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  1. #1
    Smiling Down On Youse SurferJoe46's Avatar
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    Cool Let's Match Indigenous Animals

    I want to see what we have in common and not-so-common in the local animals.

    I know that NZ has some rather interesting ones..but let's try to match up their counterparts with the US brands. Try to find the same type of animal for each US/NZ version. If one doesn't exist, say so.

    Submit pictures if you have any..especially pixs you personally have of the animal. Bite and claw marks on your personal body from any of the animals you post will be extra points. House cat and dog/parakeet bites do not count.

    Tropical fish bites MAY be of great value if you survived the bite of a Moray Eel or Sea Snake.

    Great White bites/scars are high points in the scoring more if you actually survived..

    A couple of rules:

    1. They must be your scars
    2. No substitutions.

    Do it one at a time and let's see where this goes.

    I start:

    Mountain Lion
    (Cougar, Golden Panther, Puma, California Golden Cougar, Mountain Screamer)

    A large cat that can grow to 150lbs/68kg, (the male) and very territorial.
    LINK w/pix

    We have these in my neighborhood and I see them once in a while.


    Warum werden wir so früh alt und klug so spät?

  2. #2
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    Default Re: Let's Match Indigenous Animals

    Can we include animals that are in our zoos?

    If not, then how "local" do they need to be? Down here over 95% of our fauna have been introduced during the last century or two.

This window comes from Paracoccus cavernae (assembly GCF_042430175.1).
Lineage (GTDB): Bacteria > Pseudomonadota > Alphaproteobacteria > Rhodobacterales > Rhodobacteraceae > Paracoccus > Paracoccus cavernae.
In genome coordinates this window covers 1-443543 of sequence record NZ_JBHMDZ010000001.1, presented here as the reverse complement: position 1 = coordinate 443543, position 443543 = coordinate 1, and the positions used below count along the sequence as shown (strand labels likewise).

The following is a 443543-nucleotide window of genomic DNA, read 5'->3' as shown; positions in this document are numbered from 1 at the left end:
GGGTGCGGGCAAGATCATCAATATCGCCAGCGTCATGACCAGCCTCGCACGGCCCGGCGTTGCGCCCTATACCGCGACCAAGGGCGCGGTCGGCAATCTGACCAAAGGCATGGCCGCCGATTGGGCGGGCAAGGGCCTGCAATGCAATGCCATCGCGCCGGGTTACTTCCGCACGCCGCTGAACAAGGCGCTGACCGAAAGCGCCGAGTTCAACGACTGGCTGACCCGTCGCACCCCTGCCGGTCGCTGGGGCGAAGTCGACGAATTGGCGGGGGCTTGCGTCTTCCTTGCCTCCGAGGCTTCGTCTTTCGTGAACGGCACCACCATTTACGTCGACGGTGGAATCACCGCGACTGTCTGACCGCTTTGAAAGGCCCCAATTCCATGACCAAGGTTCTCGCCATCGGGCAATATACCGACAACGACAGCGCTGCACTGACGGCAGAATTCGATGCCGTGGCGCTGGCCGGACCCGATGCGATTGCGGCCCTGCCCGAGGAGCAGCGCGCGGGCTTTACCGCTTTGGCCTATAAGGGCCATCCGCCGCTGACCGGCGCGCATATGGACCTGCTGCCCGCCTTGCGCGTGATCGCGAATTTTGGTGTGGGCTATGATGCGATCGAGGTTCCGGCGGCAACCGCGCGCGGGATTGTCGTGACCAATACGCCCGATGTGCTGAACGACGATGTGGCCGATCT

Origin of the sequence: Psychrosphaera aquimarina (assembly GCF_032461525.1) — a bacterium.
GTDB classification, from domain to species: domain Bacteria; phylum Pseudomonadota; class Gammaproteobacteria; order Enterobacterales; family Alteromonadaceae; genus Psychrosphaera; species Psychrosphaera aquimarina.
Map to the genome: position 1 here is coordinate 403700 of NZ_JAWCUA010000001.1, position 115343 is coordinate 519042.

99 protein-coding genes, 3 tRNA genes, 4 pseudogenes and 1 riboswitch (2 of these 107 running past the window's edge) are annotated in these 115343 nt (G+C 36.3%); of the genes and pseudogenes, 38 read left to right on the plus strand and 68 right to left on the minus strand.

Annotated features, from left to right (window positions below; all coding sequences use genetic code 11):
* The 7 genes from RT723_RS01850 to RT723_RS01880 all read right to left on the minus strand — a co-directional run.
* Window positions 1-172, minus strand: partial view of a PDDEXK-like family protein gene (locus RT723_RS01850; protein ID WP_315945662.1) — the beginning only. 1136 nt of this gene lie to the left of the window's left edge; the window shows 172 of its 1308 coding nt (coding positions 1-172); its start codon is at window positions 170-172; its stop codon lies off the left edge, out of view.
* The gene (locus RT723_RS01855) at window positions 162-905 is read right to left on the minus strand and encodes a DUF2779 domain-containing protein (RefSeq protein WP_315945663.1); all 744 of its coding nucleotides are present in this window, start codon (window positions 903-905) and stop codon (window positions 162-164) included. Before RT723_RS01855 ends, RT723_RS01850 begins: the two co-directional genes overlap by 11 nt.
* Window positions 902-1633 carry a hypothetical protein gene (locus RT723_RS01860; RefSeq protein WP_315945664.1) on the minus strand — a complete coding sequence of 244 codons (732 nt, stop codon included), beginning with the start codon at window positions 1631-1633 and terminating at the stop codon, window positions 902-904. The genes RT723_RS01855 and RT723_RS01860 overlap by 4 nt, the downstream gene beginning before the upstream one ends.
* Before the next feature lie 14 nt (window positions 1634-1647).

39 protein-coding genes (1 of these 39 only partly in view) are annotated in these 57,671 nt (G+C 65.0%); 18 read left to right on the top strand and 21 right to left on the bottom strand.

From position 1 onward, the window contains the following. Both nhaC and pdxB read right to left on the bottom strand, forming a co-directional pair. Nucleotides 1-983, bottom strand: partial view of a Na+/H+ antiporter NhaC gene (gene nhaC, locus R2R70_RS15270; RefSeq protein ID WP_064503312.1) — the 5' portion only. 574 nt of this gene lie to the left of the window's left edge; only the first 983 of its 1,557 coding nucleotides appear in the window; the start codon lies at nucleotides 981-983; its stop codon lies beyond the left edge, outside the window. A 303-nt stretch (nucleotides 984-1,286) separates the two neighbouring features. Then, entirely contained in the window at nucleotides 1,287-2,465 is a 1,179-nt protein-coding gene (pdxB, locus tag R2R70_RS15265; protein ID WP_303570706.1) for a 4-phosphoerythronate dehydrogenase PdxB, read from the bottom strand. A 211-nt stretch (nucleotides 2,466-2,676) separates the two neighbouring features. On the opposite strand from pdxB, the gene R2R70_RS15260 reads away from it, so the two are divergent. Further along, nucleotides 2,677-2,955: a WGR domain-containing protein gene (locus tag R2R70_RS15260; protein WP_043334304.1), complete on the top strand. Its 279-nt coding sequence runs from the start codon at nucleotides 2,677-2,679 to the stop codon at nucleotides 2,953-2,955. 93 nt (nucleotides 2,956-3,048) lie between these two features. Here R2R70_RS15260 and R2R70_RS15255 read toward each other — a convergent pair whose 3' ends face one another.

3. #3
    Smiling Down On Youse SurferJoe46's Avatar
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    Default Re: Let's Match Indigenous Animals

    Quote Originally Posted by FoxyMX View Post
    Can we include animals that are in our zoos?

    If not, then how "local" do they need to be? Down here over 95% of our fauna have been introduced during the last century or two.
    I think we oughtta discount any imports in the zoos.
    I would instead like to see animals that you might run into on a non-pay-to-view basis.

    Doggies and kitties aren't it...but if for instance you have any of these in the trees around your house, they WOULD count.


    Warum werden wir so früh alt und klug so spät?

  4. #4
    Retired old codger kenj's Avatar
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    Default Re: Let's Match Indigenous Animals

    Waikikamoocow... A native animal of NZ. This strange beast has 4 legs, the left ones being shorter than it's right ones. This is caused by thousands of years of walking anti-clockwise around hills. (See - Darwin. C: "Origin of the species by means of natural selection")

    This animal, (along with the Southland Moose), is very rarely seen, hence my lack of photographic evidence. There are many places named after this animal in New Zealand (Google search)


    Ken
    Corgi Ben Kenobi.......Related by Corgi to the Queen

  5. #5
    Minister of Guitar. rob_on_guitar's Avatar
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    Default Re: Let's Match Indigenous Animals

    Current band: Leave The Dead

  6. #6
    Smiling Down On Youse SurferJoe46's Avatar
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    Default Re: Let's Match Indigenous Animals

    Unsubstantiated folk stories and beasties under your beds are not allowed...for reasons that are logical.

    We'd get into a comparison of things that go bump in the night and scientific proofs of scare-factors would be impossible to correlate.